The harvest takes place in the period from the end of September to mid October. Maceration for a maximum of ten days, in steel fermenting vats. The wine is then put in steel for about 4 months for the ageing process. Finally it is kept bottled for a short while before being put on sale.

Aires is a young and immediately drinkable wine. Delicate aromas of plum and morello cherry on the nose, robust and full-bodied in the mouth, slightly tannin-rich with a dry flavoursome aftertaste. 

Sierra Cantabria Seleccion Rioja 2017

Regular Price $17.99 Cooper’s Price $14.99

Bodegas Sierra Cantabria was founded by Guillermo Eguren, a self-made bodeguero, who was, in the family tradition, a viticulturist. His family, native to San Vicente de La Sonsierra, one of the most sought after terroirs in Rioja, had grown grapes in Rioja Alavesa since the 1870’s. For decades the family sold their grapes to local producers, but Guillermo recognized the potential that his family’s vineyards had to create great wine, and founded Bodegas Sierra Cantabria in 1957. 

Today, the family still prides themselves as viticulturists first, and as a result, all of the grapes are estate grown, and they do not source fruit from any third party source. As viticulturists in Rioja Alavesa, they grow a vast majority of Tempranillo, with only a small percentage of Garnacha and Graciano.

Kevin’s Notes:  The expansion of planting any further grape vines has ended in Rioja.  Consequently, winemakers will have to begin paying more for grapes they buy from growers so Rioja wines are going up in price, but this will not be the case as Eguren family owns almost all of their vineyards.  This wine is a terrific full-bodied Tempranillo with a hint of oak.  Great for the BBQ. 

Gorgeous Weather, and Gorgeous Wine, this weekend.

1. HugelWeine Gruner Veltliner, Austria 2018

This is a young family-run winery located in the  northeast of Austria, in Ketzelsdorf-Poysdorf. The owners Sylvia and Martin Hugl aim to produce fruity, full-bodied wines that are typical of the region and the soils. They use of the experience of their parents and combine it with their know-how to create high-quality wines. Grüner Veltliner represents about 70 % of the winery’s vineyards.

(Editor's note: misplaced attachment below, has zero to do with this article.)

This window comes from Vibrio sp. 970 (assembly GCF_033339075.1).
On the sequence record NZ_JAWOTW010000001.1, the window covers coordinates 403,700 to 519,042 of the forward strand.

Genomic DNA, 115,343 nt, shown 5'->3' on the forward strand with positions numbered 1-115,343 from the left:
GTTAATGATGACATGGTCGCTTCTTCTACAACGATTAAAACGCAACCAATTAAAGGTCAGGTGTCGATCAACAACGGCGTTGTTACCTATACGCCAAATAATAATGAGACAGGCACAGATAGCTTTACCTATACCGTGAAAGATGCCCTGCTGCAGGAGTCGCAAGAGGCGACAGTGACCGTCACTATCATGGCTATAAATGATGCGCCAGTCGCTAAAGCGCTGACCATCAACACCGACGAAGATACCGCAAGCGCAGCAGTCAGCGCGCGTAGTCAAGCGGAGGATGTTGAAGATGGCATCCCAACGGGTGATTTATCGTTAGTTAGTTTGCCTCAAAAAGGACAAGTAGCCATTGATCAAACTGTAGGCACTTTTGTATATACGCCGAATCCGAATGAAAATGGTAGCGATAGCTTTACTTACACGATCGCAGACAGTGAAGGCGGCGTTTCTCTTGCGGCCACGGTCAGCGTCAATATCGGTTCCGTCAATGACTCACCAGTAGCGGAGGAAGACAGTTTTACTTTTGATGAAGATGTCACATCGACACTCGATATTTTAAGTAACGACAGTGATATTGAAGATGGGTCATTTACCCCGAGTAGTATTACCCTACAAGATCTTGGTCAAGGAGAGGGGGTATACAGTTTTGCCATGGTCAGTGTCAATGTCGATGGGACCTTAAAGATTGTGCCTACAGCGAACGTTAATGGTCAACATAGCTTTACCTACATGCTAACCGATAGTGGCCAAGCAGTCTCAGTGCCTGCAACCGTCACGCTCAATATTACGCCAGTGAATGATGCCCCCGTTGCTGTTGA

Education:  Grüner means “green”, which reflects the variety’s yellow-green berries that typifies Grüner Veltliner.  Veltliner – a name shared by several European grape varieties – is thought to be a reference to the varieties’ possible origins in Valtellina.  Valtellina is an alpine valley in the far northern region of Lombardy, Italy where it has been producing wine for over 2000 years.

Taste Profile:  This is an intense and concentrated wine offering pleasant citrus and grapefruit aromas, exotic tropical fruits with a hint of freshly ground white pepper; it is full-bodied with a firm mineral backbone, giving it the strength of character to work well with many cuisines.

Cooper’s Price $14.99

2. Division Villages Rose of Gamay Noir, Willamette Valley 2018

Division Winemaking Company is Portland, Oregon based urban winery founded in 2010 by Kate Norris and Thomas Monroe. Inspired by the wineries of Loire, Beaujolais, Burgundy, and the Northern Rhône in France (where they first learned winemaking and viticulture).  Tom and Kate have a passion to work with organic and/or biodynamic vineyards.  Division Winemaking Company represents a new generation of winemakers that are looking beyond the status quo to create unique styles of wine, with a purpose, a story and without barriers.

Education:  Gamay (Gamay Noir à Jus Blanc in full) is a grape variety that is most famous for producing the light, fruit-driven red wines of Beaujolais.  It arrived there (most likely from Germany) in the 14th Century and initially received an unenthusiastic welcome. The ruling dukes of Burgundy, France even tried to outlaw the variety, distrustful of its unfamiliar taste and texture.  

Cooper’s Price $18.99

3. Valravn Sonoma County Cabernet 2017

Owner Baron Ziegler began buying Bordeaux futures at the age of 15, the sale of which later funded the down payment for a Boston condo while in college at Boston University. At 18 he was hired by Food & Wine Magazine’s 2012 “Top Sommelier” Peter Eastlake, to work in his wine retail shop where he worked “under the radar” for three years. By 21, he was managing three stores and purchasing wines by the container. Baron deferred medical school to work for award-winning wine importer, Eric Solomon. After five years, he took over the role of national sales director, where he ran all aspects of sales for the next five years. Baron moved to California in 2007, two years later Banshee Wines became a reality followed by Averaen (Oregon), Valravn (Sonoma) and Requiem (Washington).